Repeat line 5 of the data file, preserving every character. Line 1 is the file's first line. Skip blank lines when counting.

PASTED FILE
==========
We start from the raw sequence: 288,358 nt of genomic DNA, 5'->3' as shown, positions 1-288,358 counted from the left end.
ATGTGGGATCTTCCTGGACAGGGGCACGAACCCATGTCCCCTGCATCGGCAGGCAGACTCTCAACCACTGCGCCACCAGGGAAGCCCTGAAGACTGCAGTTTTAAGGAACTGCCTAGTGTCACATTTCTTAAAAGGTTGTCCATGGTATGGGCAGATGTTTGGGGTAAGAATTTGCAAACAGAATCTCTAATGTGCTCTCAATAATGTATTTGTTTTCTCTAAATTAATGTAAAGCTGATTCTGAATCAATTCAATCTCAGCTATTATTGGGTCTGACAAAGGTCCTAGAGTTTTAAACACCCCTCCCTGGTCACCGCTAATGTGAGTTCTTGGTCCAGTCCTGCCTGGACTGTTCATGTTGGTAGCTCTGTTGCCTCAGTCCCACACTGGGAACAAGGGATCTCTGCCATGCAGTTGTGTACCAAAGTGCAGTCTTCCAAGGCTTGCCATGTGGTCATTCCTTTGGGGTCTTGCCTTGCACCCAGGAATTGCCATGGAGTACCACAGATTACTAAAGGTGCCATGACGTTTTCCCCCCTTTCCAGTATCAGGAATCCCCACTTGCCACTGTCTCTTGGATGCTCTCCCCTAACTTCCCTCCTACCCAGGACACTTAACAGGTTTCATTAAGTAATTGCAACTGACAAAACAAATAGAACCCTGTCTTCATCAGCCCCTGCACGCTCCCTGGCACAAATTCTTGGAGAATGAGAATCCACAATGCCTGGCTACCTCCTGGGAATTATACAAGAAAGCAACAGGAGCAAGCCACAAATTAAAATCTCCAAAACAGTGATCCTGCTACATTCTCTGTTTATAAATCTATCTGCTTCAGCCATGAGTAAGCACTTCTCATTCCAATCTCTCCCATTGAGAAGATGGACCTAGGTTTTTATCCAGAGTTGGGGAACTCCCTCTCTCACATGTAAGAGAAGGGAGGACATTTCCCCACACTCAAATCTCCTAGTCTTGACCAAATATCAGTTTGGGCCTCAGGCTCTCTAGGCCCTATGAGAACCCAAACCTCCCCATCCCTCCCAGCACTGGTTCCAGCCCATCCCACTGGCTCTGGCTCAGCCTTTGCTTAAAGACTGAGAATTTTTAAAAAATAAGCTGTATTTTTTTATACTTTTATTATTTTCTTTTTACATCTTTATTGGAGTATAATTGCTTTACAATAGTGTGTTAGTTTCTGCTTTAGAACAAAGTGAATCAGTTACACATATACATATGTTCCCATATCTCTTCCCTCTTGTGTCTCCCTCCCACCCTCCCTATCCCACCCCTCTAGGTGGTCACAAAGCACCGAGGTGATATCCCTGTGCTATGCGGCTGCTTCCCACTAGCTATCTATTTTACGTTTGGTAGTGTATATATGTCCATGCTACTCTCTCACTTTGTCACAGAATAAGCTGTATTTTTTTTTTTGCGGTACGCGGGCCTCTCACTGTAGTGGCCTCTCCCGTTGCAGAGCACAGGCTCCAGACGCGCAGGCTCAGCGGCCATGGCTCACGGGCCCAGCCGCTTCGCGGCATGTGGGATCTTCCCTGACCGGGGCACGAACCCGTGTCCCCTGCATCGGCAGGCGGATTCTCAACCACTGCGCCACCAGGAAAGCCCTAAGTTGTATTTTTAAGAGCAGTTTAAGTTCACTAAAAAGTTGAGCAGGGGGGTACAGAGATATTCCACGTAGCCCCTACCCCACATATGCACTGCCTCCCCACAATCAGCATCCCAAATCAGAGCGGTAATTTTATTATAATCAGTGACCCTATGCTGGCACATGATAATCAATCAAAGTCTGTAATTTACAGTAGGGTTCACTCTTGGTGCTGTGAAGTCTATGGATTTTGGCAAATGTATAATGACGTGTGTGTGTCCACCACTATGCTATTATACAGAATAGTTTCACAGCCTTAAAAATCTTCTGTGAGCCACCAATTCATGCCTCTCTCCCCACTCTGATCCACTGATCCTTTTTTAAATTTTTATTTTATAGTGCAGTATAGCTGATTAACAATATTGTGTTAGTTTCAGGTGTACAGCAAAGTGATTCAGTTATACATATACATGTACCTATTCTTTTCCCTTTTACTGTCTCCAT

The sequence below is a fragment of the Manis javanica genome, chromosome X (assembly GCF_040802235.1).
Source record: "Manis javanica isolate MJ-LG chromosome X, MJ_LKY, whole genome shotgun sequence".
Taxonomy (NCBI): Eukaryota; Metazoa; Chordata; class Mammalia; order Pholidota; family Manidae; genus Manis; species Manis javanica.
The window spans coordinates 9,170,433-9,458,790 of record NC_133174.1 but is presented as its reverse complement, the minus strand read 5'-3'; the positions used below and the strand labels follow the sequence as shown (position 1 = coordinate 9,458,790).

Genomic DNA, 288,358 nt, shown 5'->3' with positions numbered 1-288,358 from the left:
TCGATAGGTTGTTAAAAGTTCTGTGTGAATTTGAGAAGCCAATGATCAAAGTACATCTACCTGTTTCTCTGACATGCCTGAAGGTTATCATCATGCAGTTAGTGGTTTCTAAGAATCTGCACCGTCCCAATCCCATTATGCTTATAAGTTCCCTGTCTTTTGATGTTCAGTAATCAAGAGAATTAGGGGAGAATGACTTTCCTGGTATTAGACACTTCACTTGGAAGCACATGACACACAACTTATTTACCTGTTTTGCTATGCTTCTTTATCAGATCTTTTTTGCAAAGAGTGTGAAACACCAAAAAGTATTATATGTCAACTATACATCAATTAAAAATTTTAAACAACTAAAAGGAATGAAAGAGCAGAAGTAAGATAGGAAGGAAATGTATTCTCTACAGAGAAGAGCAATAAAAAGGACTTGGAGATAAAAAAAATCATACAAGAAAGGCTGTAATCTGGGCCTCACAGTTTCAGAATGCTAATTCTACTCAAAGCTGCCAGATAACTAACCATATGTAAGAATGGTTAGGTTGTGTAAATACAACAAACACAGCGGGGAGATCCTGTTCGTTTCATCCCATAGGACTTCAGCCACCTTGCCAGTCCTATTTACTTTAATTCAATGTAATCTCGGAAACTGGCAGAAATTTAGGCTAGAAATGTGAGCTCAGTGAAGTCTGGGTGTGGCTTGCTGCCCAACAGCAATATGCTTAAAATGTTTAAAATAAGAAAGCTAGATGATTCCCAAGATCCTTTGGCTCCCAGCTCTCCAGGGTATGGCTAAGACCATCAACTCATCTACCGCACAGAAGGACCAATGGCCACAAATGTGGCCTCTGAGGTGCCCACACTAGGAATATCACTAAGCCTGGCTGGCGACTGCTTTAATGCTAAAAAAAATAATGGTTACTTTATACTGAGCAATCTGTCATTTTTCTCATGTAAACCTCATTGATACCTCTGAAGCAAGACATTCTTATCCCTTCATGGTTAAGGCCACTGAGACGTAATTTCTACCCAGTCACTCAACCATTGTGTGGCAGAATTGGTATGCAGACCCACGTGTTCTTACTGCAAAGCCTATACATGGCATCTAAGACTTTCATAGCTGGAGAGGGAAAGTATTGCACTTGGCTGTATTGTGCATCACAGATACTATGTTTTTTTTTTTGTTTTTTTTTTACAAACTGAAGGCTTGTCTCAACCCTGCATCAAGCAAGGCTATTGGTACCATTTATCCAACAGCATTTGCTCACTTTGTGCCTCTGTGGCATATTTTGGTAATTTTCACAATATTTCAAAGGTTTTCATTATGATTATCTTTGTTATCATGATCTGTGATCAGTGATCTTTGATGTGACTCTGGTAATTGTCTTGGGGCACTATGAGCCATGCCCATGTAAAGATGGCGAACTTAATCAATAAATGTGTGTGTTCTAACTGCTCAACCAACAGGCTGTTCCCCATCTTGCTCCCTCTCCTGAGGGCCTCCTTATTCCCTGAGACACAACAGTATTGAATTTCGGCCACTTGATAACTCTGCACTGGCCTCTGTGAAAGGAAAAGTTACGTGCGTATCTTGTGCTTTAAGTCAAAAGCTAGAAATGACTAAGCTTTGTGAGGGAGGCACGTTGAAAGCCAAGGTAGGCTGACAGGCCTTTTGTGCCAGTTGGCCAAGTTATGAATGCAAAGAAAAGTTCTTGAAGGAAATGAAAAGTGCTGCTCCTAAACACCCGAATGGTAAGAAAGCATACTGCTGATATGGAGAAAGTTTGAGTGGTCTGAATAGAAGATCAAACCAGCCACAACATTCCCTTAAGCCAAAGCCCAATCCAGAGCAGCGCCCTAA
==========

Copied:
Taxonomy (NCBI): Eukaryota; Metazoa; Chordata; class Mammalia; order Pholidota; family Manidae; genus Manis; species Manis javanica.